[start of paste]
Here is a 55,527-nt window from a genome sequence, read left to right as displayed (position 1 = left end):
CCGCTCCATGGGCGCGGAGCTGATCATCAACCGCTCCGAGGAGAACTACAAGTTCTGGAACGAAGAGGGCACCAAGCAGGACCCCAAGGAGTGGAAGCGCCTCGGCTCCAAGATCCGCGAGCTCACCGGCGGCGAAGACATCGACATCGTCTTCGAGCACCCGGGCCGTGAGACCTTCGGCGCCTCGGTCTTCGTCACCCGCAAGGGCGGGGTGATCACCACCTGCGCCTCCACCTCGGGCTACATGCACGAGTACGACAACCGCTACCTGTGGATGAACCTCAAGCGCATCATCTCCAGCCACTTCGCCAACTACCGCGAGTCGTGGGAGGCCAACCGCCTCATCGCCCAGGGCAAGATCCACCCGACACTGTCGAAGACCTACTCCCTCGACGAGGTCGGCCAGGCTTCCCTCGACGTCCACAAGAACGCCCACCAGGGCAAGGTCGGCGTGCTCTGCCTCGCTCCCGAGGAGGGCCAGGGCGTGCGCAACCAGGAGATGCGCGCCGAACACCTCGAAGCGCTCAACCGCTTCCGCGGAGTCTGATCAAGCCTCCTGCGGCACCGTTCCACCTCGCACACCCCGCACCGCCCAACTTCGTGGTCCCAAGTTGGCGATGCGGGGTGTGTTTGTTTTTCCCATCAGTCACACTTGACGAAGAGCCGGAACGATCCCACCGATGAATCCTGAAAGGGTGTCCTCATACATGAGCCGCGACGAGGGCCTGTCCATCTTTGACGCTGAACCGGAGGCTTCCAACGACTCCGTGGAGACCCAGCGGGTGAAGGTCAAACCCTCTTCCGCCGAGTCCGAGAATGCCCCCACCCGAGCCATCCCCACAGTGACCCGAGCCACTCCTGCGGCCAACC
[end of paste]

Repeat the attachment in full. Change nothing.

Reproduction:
Here is a 55,527-nt window from a genome sequence, read left to right as displayed (position 1 = left end):
CCGCTCCATGGGCGCGGAGCTGATCATCAACCGCTCCGAGGAGAACTACAAGTTCTGGAACGAAGAGGGCACCAAGCAGGACCCCAAGGAGTGGAAGCGCCTCGGCTCCAAGATCCGCGAGCTCACCGGCGGCGAAGACATCGACATCGTCTTCGAGCACCCGGGCCGTGAGACCTTCGGCGCCTCGGTCTTCGTCACCCGCAAGGGCGGGGTGATCACCACCTGCGCCTCCACCTCGGGCTACATGCACGAGTACGACAACCGCTACCTGTGGATGAACCTCAAGCGCATCATCTCCAGCCACTTCGCCAACTACCGCGAGTCGTGGGAGGCCAACCGCCTCATCGCCCAGGGCAAGATCCACCCGACACTGTCGAAGACCTACTCCCTCGACGAGGTCGGCCAGGCTTCCCTCGACGTCCACAAGAACGCCCACCAGGGCAAGGTCGGCGTGCTCTGCCTCGCTCCCGAGGAGGGCCAGGGCGTGCGCAACCAGGAGATGCGCGCCGAACACCTCGAAGCGCTCAACCGCTTCCGCGGAGTCTGATCAAGCCTCCTGCGGCACCGTTCCACCTCGCACACCCCGCACCGCCCAACTTCGTGGTCCCAAGTTGGCGATGCGGGGTGTGTTTGTTTTTCCCATCAGTCACACTTGACGAAGAGCCGGAACGATCCCACCGATGAATCCTGAAAGGGTGTCCTCATACATGAGCCGCGACGAGGGCCTGTCCATCTTTGACGCTGAACCGGAGGCTTCCAACGACTCCGTGGAGACCCAGCGGGTGAAGGTCAAACCCTCTTCCGCCGAGTCCGAGAATGCCCCCACCCGAGCCATCCCCACAGTGACCCGAGCCACTCCTGCGGCCAACC